Add another text field called "body", but after selecting "Text", select "Long ext" from the radio button on the screen below.

new text field screenshot

Add another field. Select "Media" as the type instead of "Text" and call it "image".

Add a tags field by selecting "Text" as the type. Give it "tags" as a name, and then select the "list" option on the screen below since we will be storing a list of tags in this field.

new text field screenshot

Lastly, create a slug field. Start by selecting Text as the type and call it slug. This time, instead of clicking "Create as above", click on "Create and Configure".

On the next screen, go to the "Appearance" tab and select "slug" as the way the field should be displayed. Also, in the "Validations" tab select "unique field" to be sure that no two blog posts have the same slugs

slug short text screenshot

Your content model should now look like this:

content model screenshot

A content model is like a schema that our actual content will follow. You can create all types of models such as case studies, blog posts, product data, page content and so on.

Save your changes and click on the "Content" button at the top of the page and select "Add Blog Post". I’m going to add three posts with placeholder data, feel free to add as many as you’d like. For images, you can grab some free, open license ones from unsplash.com. Notice how the slug field gets auto-generated as you enter the title? This will come in handy later.

Awesome! That was a lot but we’re halfway there…

At this point we have our first couple of blog posts and it’s time to bring them into our Gatsby site. For this, we’ll depend on Gatsby’s awesome GraphQL API for pulling in the data. Let’s work on that next.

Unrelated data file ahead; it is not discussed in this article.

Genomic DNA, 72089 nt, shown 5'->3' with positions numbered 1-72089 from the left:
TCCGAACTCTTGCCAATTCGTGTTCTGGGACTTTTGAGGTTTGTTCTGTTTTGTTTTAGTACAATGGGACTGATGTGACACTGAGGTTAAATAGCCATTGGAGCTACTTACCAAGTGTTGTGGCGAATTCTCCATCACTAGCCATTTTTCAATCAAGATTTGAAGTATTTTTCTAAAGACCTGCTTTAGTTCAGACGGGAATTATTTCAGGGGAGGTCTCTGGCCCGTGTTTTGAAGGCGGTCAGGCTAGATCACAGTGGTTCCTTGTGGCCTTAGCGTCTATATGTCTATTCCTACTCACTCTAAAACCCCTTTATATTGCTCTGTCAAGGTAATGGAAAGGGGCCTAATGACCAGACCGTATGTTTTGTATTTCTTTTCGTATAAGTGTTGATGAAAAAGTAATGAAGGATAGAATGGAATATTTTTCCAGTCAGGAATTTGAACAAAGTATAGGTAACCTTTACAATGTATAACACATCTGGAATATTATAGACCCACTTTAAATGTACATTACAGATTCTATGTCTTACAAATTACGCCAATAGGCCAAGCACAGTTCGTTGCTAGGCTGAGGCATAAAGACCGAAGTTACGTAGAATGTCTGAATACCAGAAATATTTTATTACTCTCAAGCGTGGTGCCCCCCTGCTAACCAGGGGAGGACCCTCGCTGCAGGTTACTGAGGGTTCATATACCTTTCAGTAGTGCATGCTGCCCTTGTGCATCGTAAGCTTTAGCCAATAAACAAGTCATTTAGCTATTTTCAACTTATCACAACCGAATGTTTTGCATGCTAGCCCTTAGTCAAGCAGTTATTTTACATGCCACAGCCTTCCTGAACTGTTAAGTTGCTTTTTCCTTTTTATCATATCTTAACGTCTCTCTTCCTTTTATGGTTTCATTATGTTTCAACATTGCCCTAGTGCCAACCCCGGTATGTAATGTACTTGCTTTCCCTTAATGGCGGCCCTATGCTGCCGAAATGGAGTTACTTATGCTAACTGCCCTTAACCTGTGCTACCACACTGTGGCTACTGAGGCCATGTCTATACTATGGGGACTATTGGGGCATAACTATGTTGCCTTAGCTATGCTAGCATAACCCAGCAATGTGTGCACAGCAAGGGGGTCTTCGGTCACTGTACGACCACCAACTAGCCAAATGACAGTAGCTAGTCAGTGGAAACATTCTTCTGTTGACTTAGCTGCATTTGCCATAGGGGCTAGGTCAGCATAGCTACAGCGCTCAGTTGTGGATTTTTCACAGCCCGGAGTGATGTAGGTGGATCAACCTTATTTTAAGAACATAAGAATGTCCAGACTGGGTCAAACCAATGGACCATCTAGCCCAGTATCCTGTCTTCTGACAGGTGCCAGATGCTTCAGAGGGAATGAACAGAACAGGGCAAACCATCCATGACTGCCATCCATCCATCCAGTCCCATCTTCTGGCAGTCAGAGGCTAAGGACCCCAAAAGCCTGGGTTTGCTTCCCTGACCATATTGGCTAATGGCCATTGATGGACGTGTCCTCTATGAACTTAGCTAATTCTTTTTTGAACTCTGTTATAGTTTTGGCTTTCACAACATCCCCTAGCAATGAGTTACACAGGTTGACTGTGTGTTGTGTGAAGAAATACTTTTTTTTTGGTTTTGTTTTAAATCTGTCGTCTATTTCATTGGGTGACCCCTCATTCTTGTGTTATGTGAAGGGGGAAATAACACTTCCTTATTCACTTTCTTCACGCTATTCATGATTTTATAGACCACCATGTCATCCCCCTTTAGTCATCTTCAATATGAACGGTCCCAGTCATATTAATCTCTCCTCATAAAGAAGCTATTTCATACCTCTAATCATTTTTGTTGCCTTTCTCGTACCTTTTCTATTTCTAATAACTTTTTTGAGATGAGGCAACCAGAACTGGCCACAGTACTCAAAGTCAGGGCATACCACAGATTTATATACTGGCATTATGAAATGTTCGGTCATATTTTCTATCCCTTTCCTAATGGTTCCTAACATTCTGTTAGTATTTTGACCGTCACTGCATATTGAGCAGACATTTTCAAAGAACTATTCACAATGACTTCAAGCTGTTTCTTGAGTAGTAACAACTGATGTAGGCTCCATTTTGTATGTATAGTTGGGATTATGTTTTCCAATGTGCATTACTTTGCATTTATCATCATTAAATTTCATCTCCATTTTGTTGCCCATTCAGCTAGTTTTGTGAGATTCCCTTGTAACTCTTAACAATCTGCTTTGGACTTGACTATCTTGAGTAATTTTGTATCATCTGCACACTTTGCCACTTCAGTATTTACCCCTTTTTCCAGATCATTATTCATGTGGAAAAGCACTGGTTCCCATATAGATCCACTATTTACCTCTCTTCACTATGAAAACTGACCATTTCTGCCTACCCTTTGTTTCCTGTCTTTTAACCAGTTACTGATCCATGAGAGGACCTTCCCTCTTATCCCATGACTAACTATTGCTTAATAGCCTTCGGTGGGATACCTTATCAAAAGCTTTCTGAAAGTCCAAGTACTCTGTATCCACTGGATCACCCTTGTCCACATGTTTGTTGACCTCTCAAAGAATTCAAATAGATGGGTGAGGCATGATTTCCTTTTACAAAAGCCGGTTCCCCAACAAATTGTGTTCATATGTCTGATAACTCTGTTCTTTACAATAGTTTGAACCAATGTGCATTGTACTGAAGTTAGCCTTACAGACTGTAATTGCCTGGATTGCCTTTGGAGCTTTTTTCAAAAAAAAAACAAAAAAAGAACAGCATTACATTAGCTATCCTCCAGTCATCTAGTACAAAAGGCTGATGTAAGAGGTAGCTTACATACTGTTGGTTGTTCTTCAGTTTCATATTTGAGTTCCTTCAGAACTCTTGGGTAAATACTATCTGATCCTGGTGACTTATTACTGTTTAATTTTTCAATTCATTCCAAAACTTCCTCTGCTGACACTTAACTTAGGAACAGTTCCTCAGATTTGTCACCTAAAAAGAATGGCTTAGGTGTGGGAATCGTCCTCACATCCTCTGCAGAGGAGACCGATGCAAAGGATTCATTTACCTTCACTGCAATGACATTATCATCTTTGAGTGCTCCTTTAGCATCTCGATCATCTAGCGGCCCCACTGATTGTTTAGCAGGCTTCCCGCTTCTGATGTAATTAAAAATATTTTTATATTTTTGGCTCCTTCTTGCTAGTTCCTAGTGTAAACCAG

Go to your settings in Contentful and click on the "API Keys" option in the dropdown menu. Create a new API Key and keep the details close by.

Back in your terminal, install the Gatsby plugin we need to start pulling in our Contentful data.

```bash
$ yarn add gatsby-source-contentful
```

We’ll be using Contentful’s Content Delivery API since we want to retrieve published data only, so be sure to grab the Content Delivery API key and not the Content Preview API key.

In your `gatsby-config.js` file, add the configuration object to the plugins array:

```javascript
plugins: [
     ...
    { resolve: `gatsby-source-contentful`,
     options: {
     spaceId: `YOUR_SPACE_ID`,
    accessToken: `YOUR_CONTENT_DELIVERY_API_KEY`
     }
     }
],
```

You should restart your development server again at this point for the new configs to kick in. When the server restarts, `gatsby-source-contentful's` GraphQL queries will be available to use.

We can easily test if everything is working by using the GraphiQL playground that Gatsby provides for us. Open http://localhost:8000/___graphql in your browser and run the query below by pasting it into the left window on the page. The query name is "allContentfulBlogPost" because our content model is called "Blog Post". If we had called it "Product" or "Case Study", then the query made available to us would have been `allContentfulProduct` or `allContentfulCaseStudy`.

```javascript
{
  allContentfulBlogPost {
  edges {
  node {
 id
            slug
  title
            tags
  image {
  file {
 url
  }  
  }
  }
 }
 }

}
```

The `gatsby-source-contentful` plugin handles all the behind the scenes fetching from the Contentful API using the keys we provided in the `gatsby-config` file. It then makes a semantically named GraphQL query available to us.

If it all works, you should see the content you added in the results window to the right of the GraphiQL window in JSON format.

Now that we have connected our Gatsby blog with our Contentful data, we can start building the pages for the blog. Gatsby provides us with a file called `gatsby-node.js.` This file can be used to dynamically add pages to your site. When Gatsby runs, it will look at the code here and create any pages you tell it to. In the `gatsby-node.js` file, let's place the following code:

```javascript
const path = require(`path`);
const slash = require(`slash`);

exports.createPages = ({ graphql, actions }) => {
  const { createPage } = actions;
   // we use the provided allContentfulBlogPost query to fetch the
  data from Contentful
   return graphql(
   `
   {
  allContentfulBlogPost {
   edges {
   node {
   id
   slug
   }
   }
   }
   }
   `
   ) .then(result => {
   if (result.errors) {
  console.log("Error retrieving contentful data", result.errors);
   }
  // Resolve the paths to our template
   const blogPostTemplate =
  path.resolve("./src/templates/blogpost.js");
  // Then for each result we create a page.
   result.data.allContentfulBlogPost.edges.forEach(edge => {
   createPage({
   path: `/blogpost/${edge.node.slug}/`,
  component: slash(blogPostTemplate),
   context: {
   slug: edge.node.slug,
   id: edge.node.id
   }
   });
   });